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Based on two closure tests (1, 2) of book recommendation questions that both quickly succeeded, one of which had already been answered and accepted, I would say that community consensus is against book recommendations being within-scope.

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Book recommendations are not, in my view, appropriate for a cognitive science SE. Asking what the "best" book for something is does not make sense in cognitive science, though if you are coming from neuroscience, I can understand the sentiment. In cognitive science, such a question usually has infinite answers, and it is impossible to rank them in any meaningful way.

Book reviews, however, are apt for this site. I've tried to give a book review in response to a reasonably well-formulated question here, Is the book “The Cambridge Handbook of Expertise and Expert Performance” worth reading? This is a question which, while not possible to quantify, is ultimately still possible to answer objectively by reference to the book's contents and intellectual merit in its proper context. For Artem's pop-sci book example above, I think even most lay readers would recognize the pop-science for what it is under these conditions.

The difference mainly lies in whether the question specifies a (set of) book(s) or not. If it does, then it is appropriate.

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Attention was drawn 4 hours ago to a highly upvoted answer to a book recommendation question, hence this edit to my answer.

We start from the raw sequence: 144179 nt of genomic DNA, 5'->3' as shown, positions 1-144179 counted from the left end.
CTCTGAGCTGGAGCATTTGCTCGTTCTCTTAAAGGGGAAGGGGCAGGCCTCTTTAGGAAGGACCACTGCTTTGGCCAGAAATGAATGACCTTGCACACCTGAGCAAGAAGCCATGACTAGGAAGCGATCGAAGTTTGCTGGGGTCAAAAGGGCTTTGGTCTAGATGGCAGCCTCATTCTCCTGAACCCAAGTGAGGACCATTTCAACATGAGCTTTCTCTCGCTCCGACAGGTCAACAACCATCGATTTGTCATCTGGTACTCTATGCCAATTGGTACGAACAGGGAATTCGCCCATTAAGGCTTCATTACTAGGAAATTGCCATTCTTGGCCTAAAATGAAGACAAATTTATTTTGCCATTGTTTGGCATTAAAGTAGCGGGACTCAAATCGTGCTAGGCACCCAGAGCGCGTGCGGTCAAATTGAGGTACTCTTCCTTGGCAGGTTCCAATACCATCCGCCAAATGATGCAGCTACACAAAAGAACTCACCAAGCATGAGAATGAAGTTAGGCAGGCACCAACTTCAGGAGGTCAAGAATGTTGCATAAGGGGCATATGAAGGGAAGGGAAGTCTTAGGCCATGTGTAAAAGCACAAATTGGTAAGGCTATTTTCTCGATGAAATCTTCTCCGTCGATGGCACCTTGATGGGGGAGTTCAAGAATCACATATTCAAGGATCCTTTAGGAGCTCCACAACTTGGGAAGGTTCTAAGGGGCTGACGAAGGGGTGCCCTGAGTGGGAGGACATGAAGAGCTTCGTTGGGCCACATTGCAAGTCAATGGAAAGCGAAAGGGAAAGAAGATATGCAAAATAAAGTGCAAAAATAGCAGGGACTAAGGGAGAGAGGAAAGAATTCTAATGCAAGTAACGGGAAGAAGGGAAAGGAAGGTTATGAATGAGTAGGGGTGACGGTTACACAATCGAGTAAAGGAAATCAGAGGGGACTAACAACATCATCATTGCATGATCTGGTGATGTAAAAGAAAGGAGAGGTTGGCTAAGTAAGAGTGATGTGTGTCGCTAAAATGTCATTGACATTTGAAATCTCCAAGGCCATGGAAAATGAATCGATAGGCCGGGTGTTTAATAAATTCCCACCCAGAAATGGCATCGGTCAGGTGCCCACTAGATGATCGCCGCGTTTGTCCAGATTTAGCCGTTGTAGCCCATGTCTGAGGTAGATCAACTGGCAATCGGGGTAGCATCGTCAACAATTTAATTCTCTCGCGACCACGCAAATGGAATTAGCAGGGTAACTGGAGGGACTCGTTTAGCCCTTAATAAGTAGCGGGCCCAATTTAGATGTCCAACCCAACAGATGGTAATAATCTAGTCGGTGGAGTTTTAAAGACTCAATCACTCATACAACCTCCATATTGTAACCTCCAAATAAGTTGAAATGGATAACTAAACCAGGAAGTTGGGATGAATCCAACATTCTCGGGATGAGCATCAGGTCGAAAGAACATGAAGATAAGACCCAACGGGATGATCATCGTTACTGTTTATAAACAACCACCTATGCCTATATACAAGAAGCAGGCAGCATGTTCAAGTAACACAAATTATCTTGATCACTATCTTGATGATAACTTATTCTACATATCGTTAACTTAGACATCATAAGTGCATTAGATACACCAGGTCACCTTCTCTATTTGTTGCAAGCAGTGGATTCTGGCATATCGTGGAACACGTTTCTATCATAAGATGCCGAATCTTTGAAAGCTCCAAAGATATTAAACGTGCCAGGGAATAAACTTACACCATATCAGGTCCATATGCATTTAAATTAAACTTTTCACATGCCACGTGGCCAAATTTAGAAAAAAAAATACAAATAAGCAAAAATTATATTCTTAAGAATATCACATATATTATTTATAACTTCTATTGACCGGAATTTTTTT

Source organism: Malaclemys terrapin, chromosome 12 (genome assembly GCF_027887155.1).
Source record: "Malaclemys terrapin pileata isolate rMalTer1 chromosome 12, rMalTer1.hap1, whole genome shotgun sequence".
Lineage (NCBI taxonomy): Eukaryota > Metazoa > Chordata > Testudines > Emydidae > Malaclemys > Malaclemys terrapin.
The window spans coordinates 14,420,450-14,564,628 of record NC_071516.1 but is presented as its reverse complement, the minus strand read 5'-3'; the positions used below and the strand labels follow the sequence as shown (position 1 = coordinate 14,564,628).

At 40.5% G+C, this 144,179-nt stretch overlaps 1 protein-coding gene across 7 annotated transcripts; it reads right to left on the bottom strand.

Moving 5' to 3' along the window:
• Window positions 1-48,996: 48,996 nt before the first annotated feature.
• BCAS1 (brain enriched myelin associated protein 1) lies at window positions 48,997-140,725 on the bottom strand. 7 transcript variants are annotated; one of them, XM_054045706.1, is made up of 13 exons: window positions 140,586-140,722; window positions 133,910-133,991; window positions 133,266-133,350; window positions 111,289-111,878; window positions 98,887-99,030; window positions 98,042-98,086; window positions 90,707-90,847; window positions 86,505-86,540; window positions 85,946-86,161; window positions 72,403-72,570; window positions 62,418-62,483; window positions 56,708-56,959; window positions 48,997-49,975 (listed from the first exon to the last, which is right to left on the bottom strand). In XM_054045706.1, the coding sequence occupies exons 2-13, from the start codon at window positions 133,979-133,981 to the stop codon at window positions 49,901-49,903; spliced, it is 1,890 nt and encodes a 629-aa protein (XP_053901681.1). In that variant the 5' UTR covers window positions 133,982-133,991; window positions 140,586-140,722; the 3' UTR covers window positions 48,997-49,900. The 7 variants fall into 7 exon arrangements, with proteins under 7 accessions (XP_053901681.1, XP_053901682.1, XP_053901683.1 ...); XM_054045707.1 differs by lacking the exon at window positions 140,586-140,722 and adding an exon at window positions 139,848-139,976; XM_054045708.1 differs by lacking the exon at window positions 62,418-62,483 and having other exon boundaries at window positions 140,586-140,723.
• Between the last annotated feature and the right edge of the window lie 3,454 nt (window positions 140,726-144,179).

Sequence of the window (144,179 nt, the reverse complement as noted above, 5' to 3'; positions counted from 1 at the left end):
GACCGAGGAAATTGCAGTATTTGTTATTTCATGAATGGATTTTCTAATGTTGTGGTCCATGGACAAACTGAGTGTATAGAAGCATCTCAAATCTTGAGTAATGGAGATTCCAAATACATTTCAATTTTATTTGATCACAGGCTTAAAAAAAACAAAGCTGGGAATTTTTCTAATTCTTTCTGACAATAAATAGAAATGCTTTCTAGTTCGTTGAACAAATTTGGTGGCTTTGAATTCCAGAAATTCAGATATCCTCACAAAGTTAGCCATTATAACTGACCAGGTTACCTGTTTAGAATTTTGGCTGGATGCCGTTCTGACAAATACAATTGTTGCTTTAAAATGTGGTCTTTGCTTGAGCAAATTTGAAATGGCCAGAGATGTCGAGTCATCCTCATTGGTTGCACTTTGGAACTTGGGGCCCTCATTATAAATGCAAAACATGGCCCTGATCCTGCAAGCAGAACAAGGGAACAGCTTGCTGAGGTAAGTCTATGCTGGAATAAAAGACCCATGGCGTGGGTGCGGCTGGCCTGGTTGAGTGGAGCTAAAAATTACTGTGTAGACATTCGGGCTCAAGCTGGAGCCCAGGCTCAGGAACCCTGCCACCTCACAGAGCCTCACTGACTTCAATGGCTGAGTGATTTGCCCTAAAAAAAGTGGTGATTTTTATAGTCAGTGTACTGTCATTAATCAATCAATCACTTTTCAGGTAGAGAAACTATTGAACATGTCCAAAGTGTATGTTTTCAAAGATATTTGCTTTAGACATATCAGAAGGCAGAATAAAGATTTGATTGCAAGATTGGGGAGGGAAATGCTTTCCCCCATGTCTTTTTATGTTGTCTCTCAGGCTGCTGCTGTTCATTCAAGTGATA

Questions asking for book recommendations are not appropriate for a Psychology and Neuroscience for many reasons. For one thing, as @ChristianHumeluhr points out,

asking what the "best" book for something is does not make sense.

That is from an objective viewpoint, which is what answers here are meant to be.

The answer to the question linked saved this question for that time, purely because it gave a "required/recommended reading list" for their undergraduate psychology study program.

The thing is, because some theories in psychology change through further study, either strengthening the hypotheses or debunking them (look at the hypotheses surrounding homosexuality or masterbation for example) books can go out of date, so care needs to be taken when accepting old recommended reading lists.

On top of that, generally speaking, we could give you some opinions on what book you may find interesting and hopefully helpful, but being subjective like that, we cannot know from one question what your knowledge level is on the subject for a start.

We could recommend a book which is so advanced that you may not be ready for it because you don't know enough of the subject to understand it. You might pay a lot of money for that book and have to shelve it and buy another one, maybe more expensive books to read up on the information you need to know in order to get the benefit from the first one.

While you may not be wasting your money buying the first recommended book per se as you can return to that book when ready, the money would be better spent on a book which you will get more out of right now.

You may think that you could word the question so it fits by asking for a "good" or the "best" book for someone with a "basic knowledge". But, how basic is basic? Again, that is subjective.

I know a little about Freud's theories

What theories do you know about? What do you know about them? What more would you want to know about them? How far are you looking to take your knowledge of these theories to?

The list of questions needing answers to make a meaningful book recommendation can be endless.